Life and Work Lessons I’ve accumulated through the years

Friday, August 03, 2012

* I finished this post a couple of weeks back but it took this long to post because I had to look for photos. This is a personal post on lessons on this so called realm of work. I enjoyed writing this and hope you would pick up a thing or two and enjoy as well. =)

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I’ve wanted to write something that would pick my brain like the good old days in school when you’re inspired to write a paper. Yes that did happen to me, numerous times under the tutelage of one of my favorite professors EVER – Ms. Frances Sangil.

I've learned a few lessons about my so-called career path in the past that I would like to share. My friends will attest to this facet of my personality. I’ve also wanted to write about something that made me smile at the end and hopefully enrich someone.

On Commitment
More than just at work; this is applicable to everything else in life. You will need to feel the burn of commitment to truly understand this paragraph. Don’t get into something you know you won’t be able to commit to. Don’t say yes to a job interview that is located 3 hours away from you and eventually you know that if you take the job you will just hate the commute. Think before you act. Making the decision to commit can make a world of a difference in your life financially, emotionally and psychologically. 

On Work Ethics
Life will throw you in a huge washing machine and you already know that people are different. Develop a work ethic that is not only effective for you but benefits others as well.  Try (operative word is try, I am far from perfect) to work in a way that helps others. Don’t adhere to a style that makes it difficult for your colleagues to work with you. It can be as simple as being open minded but not a pushover. The exchange of ideas between like-driven people is exhilarating; it can use up your juices but the lessons and ideas created can be epic.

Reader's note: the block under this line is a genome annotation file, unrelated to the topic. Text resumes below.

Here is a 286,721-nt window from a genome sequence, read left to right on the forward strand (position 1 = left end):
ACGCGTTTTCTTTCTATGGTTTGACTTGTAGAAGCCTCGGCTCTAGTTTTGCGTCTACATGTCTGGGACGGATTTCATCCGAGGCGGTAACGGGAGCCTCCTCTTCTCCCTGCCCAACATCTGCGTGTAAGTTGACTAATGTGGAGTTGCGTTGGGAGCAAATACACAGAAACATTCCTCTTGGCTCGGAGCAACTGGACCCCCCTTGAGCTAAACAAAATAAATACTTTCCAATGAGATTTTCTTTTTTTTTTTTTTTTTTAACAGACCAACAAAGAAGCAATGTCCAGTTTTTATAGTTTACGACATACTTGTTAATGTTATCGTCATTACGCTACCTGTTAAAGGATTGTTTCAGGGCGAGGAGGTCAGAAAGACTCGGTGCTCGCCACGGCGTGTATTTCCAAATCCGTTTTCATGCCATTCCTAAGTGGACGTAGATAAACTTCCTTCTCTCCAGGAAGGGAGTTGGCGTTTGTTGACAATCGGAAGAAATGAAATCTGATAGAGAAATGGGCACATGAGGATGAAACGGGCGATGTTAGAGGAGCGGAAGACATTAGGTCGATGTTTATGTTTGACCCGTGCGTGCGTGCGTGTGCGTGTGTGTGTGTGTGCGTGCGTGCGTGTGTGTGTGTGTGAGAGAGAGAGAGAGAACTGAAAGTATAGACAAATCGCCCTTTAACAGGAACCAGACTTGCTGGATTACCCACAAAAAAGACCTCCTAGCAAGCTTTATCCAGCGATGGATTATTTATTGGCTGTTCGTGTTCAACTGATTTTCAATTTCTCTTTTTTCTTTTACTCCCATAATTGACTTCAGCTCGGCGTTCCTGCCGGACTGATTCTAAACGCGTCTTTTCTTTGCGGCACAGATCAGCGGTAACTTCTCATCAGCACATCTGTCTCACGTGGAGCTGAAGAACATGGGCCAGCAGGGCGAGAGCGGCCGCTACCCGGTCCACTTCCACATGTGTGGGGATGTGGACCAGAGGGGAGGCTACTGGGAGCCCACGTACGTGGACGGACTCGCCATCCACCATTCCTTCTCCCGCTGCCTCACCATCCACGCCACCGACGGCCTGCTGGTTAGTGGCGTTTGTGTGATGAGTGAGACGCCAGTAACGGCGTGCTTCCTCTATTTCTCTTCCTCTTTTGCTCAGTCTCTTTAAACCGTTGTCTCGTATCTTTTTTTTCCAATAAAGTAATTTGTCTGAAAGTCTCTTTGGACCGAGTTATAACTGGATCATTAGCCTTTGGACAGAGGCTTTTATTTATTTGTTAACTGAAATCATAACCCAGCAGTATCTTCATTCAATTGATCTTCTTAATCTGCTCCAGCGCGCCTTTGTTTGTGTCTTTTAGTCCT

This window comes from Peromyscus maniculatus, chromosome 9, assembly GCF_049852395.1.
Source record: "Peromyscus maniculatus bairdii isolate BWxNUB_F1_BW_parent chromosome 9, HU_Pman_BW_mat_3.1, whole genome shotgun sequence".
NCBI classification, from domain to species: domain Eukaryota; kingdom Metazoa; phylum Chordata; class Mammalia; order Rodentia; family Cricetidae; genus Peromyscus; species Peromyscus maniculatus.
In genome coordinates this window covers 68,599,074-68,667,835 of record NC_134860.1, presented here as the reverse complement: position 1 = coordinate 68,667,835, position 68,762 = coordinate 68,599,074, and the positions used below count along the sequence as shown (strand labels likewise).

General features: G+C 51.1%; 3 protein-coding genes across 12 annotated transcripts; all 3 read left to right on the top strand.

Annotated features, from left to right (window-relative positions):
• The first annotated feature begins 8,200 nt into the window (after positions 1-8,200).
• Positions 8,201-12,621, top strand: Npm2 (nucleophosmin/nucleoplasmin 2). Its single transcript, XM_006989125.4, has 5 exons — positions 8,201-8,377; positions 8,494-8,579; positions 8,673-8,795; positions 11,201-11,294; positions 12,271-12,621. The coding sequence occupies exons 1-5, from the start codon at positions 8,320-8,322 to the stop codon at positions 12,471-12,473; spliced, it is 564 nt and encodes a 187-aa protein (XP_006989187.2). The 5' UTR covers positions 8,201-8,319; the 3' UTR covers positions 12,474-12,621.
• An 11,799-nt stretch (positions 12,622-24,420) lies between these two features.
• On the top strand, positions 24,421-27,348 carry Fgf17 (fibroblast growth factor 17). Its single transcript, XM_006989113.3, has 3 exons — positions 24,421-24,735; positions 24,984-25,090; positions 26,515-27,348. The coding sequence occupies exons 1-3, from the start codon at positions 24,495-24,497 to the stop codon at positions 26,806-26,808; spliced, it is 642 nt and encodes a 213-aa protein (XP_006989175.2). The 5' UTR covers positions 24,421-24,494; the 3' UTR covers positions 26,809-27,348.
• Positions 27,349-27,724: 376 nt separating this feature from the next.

One must learn to draw the distinction between friendship and professionalism because once that is muddled, it gets tricky. Having good work ethics can lead to more work in the future thanks to the positive response of the people you work with.

On Hard Work
I've never been one of those people who could throw their wishes and the universe conspired to help them get it. I’ve always been about doing the work and if there were lucky breaks along the way, awesome. Never underestimate the power of hard work; you won’t know how near or far in the future you will reap its benefits.

I find it hard to sympathize with someone complaining about their situation but do nothing to change it. You complain that you don’t have a job but have you applied to companies already? Have you exhausted all your resources to achieve your goal?

On Opportunities
It’s true, they never appear twice. As cliché as it may sound, it is a fact so grab it while you can. As you’ve read above about hard work, I firmly believe in creating opportunities. I’ve gotten work and projects thanks to lucky breaks and connections but majority of my work history came from created opportunities. Keep track of the companies you want to apply to and send them your resume even if they don’t have any job listings. Immerse yourself in researching intensively on grants and scholarship programs if you want to pursue further studies abroad. If you have some down time, try to help out with projects of friends. The work you put into their project can even be included in your portfolio. If you are a photographer, create shoots with your contacts to get the photographs you want and sharpening your skills.

Don’t be afraid to go out there and find opportunities for yourself.

On Rejection
Not all rejections are created equal. Hand in hand with your hard work and persistency, you will still get rejected.

When my workload was light years ago, I scoured the internet and magazine shelves for titles I would love to write for. I had the nerve to write the EIC of Conde Nast Traveler about writing for his magazine. I got rejected but he sent me one of the most encouraging rejections I’ve ever had. I tried to look for the email to post it here verbatim but I couldn’t find it. The EIC told me he appreciated my enthusiasm and love for the magazine but I lacked the experience they needed for the magazine. He suggested I align myself with more well known publications and apply again in the future. Thank you Mr. EIC for your constructive advice and encouragement, it gave me the direction I needed. I sent him my heartfelt thanks because he took the time from his busy schedule to reply to my inquiry. Heck local magazines don’t even do that! Haha What more international ones?

I may not be a millionaire, a visionary in my industry or a power player in the corporate world. I am just me with some insights worthy of sharing. What are your lessons that you would like to impart?

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